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There are multiple story lines that could be woven into a discussion on Napoli’s win over Manchester City in the Champions League on Tuesday. The partenopei, an average club paying average wages to a relatively small squad, defeated the oil-sheik’s wealthy play toys. On a broader level, the team from the inferior Serie A beat the club from the best league in the world to take second place in Group A. And on a much narrower level, Edinson Cavani, who’d looked out-of-sorts in a few matches this season, now seems intent on proving he wasn’t just a one-season wonder, scoring both goals to give Napoli the 2-1 win.

But while Tuesday’s match certainly can be made to embrace all these themes, in the end, what it really boils down to was this: Napoli, with the full strength of the San Paolo behind them, took to the field in their blue and gold Champions League kits to show the world that they truly deserved a spot in the tournament. They didn’t do it by resting against Lazio the week before, despite the accusations of the English commentators — in fact, it was City who made four changes from their starting XI against Newcastle United, while Walter Mazzarri’s only change was to use Walter Gargano rather than Blerim Dzemaili in midfield (although he was forced to fall back on Dzemaili anyway when Gokhan Inler left the match in the second half with a back twinge). They didn’t do it by changing their style of play — the 3-4-3 formation, the focus on the counterattack, was in full display in Naples that night.

No, the match against Manchester City was solely about the incredible display of the players. Hugo Campagnaro may not be as lauded as, say, Aleksandar Kolarov, but even he was able to outrun the visiting defense and take a chance on goal. While Cavani, Marek Hamsik and Ezequiel Lavezzi have all been rumored to be connected to City, their names don’t make much of an impact in other circles, not like, say, Mario Balotelli. And even Salvatore Aronica had a good night…for fifteen minutes, at least (and then he later gave away the ball that set up the Balotelli goal, so he remains the weakest link in the azzurri side). Andrea Dossena put in what was arguably his best performance in the past two seasons. Christian Maggio continues to be a terror, and Morgan De Sanctis a blessing from heaven.

This is a team that deserves to move on to the Round of 16. The vesuviani shouldn’t get ahead of themselves, mind: Bayern Munich have no reason to give their all against Manchester City, when they’ve got to worry about securing the Bundesliga title, and Villarreal won’t want to leave the tournament with nary a point, even if it counts for nothing. But since head-to-head records count, if City fail to win, Napoli won’t need as much as one point from the yellow submarines.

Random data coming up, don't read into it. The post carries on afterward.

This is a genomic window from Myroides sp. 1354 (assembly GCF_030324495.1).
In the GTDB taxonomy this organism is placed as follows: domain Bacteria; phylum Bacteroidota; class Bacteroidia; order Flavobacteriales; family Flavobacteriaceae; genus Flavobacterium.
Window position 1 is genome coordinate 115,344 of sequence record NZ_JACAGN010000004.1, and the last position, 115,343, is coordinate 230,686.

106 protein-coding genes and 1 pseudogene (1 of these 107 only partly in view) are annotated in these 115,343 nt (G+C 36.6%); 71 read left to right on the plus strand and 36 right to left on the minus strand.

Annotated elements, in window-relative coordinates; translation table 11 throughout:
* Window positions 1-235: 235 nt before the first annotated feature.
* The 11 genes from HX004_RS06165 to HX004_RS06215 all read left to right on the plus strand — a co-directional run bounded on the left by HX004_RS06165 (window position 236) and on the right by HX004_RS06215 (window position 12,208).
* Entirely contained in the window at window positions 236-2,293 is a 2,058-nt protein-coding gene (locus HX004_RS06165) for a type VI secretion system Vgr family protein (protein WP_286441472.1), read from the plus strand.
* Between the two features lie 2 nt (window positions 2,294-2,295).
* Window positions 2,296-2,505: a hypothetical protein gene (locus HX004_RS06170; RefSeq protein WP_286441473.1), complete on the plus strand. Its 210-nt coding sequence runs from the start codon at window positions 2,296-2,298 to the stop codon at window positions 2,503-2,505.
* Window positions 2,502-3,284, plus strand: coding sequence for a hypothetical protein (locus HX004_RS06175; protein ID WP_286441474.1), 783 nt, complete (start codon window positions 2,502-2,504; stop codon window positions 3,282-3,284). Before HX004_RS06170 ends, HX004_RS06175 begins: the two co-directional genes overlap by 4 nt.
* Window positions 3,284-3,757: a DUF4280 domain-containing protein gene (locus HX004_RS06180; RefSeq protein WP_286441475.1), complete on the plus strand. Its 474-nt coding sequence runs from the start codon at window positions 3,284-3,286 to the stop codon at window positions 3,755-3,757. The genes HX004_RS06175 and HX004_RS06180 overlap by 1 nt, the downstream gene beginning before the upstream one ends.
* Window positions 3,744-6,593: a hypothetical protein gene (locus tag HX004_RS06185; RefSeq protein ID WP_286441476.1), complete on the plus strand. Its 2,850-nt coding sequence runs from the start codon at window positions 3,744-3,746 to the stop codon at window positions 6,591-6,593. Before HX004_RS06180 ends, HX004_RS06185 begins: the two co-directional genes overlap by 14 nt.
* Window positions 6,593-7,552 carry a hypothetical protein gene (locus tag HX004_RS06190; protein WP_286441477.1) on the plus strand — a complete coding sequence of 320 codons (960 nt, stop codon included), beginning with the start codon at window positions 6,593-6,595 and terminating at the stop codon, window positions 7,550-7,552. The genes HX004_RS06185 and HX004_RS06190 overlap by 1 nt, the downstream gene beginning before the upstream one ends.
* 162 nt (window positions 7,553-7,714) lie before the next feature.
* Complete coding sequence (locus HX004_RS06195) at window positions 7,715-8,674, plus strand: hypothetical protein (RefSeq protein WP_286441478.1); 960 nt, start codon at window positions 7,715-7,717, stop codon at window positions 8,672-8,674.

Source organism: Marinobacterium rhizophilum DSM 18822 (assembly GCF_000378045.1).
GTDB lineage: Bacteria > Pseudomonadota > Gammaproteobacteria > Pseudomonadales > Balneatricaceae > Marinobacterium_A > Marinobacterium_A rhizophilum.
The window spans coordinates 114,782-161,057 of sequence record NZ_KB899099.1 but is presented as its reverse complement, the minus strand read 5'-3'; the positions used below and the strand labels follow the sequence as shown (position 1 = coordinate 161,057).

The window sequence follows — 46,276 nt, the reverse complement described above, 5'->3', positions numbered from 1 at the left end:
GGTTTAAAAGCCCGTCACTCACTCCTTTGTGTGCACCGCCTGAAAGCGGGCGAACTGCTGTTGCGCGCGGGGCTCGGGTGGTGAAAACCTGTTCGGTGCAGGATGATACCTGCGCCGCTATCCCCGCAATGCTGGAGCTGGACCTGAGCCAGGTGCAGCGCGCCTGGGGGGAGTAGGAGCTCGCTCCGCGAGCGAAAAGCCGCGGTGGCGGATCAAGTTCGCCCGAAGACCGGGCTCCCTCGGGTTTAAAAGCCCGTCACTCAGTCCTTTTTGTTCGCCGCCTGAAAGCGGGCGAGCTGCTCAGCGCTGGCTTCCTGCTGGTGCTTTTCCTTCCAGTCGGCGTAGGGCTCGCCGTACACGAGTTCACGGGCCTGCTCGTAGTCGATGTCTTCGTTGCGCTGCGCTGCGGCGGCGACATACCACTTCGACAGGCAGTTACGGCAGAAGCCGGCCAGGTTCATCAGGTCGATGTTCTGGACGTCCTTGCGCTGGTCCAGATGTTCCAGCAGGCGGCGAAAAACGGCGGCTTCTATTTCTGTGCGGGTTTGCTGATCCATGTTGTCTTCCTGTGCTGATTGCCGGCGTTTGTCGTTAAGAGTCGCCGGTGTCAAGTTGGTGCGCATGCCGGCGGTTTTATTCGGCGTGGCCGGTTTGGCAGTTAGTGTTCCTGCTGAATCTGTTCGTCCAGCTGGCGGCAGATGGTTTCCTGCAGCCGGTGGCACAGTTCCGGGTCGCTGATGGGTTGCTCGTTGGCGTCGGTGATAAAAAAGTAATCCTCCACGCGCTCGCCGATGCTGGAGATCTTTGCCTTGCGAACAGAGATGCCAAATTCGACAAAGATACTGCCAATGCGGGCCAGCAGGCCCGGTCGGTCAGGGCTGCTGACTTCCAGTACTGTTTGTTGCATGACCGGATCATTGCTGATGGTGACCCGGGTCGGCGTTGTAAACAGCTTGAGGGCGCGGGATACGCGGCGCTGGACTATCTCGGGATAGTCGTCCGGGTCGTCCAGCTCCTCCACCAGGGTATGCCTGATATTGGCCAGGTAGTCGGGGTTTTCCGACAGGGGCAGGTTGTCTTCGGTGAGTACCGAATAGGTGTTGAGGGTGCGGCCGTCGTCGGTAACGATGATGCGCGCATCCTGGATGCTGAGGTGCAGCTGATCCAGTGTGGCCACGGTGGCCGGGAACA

Still, partenopei fans, and fans of thrilling football in general, should rest safely in the knowledge that the team will be doing everything it can to secure a win in Spain next time around. Napoli simply don’t do cautious football. And even if Cavani manages to go missing again, the side features El Pocho, who certainly has been revitalized over the last few months. Lavezzi’s strength and his agility have made him an absolute demon on the pitch this season. Opposing players just don’t quite know how to handle the Argentine. While it’s the Holy Trinity that truly creates Napoli wins, it’s been the play of Lavezzi that makes or breaks the outing. When he’s on his game, it is near impossible to take your eyes off him.

Hats off to Napoli then — their destiny is truly in their own hands. Their play in Serie A might at times be wanting this season, but they’re proving they can play amongst the biggest clubs. They were slotted into the group of death, and not only have they shown their worth, but they’re on their way to showing the rest of the world that Italian football is no longer stodgy, or defensive, or boring. We’d all hoped for Udinese to advance to showcase Italian style, but the azzurri have more than filled that role.

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